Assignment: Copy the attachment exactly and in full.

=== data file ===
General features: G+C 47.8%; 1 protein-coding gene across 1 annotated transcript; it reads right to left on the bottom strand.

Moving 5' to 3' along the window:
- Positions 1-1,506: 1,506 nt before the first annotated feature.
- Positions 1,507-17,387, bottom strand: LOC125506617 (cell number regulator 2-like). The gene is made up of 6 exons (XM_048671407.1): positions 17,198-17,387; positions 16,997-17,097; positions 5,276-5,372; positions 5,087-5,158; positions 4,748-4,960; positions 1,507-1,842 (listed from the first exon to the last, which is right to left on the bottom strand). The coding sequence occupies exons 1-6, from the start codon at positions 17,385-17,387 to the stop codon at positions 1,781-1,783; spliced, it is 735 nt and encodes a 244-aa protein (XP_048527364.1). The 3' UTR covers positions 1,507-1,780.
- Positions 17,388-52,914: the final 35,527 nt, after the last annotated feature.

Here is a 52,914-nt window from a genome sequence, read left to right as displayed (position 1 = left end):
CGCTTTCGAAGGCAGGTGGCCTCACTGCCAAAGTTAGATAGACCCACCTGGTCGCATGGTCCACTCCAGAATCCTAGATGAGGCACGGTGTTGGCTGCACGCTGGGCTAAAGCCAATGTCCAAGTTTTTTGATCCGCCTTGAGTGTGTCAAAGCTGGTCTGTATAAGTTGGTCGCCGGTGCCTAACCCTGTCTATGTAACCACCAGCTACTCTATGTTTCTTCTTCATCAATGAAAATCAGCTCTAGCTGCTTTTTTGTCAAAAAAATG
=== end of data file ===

General features: G+C 47.8%; 1 protein-coding gene across 1 annotated transcript; it reads right to left on the bottom strand.

Moving 5' to 3' along the window:
- Positions 1-1,506: 1,506 nt before the first annotated feature.
- Positions 1,507-17,387, bottom strand: LOC125506617 (cell number regulator 2-like). The gene is made up of 6 exons (XM_048671407.1): positions 17,198-17,387; positions 16,997-17,097; positions 5,276-5,372; positions 5,087-5,158; positions 4,748-4,960; positions 1,507-1,842 (listed from the first exon to the last, which is right to left on the bottom strand). The coding sequence occupies exons 1-6, from the start codon at positions 17,385-17,387 to the stop codon at positions 1,781-1,783; spliced, it is 735 nt and encodes a 244-aa protein (XP_048527364.1). The 3' UTR covers positions 1,507-1,780.
- Positions 17,388-52,914: the final 35,527 nt, after the last annotated feature.

Here is a 52,914-nt window from a genome sequence, read left to right as displayed (position 1 = left end):
CGCTTTCGAAGGCAGGTGGCCTCACTGCCAAAGTTAGATAGACCCACCTGGTCGCATGGTCCACTCCAGAATCCTAGATGAGGCACGGTGTTGGCTGCACGCTGGGCTAAAGCCAATGTCCAAGTTTTTTGATCCGCCTTGAGTGTGTCAAAGCTGGTCTGTATAAGTTGGTCGCCGGTGCCTAACCCTGTCTATGTAACCACCAGCTACTCTATGTTTCTTCTTCATCAATGAAAATCAGCTCTAGCTGCTTTTTTGTCAAAAAAATG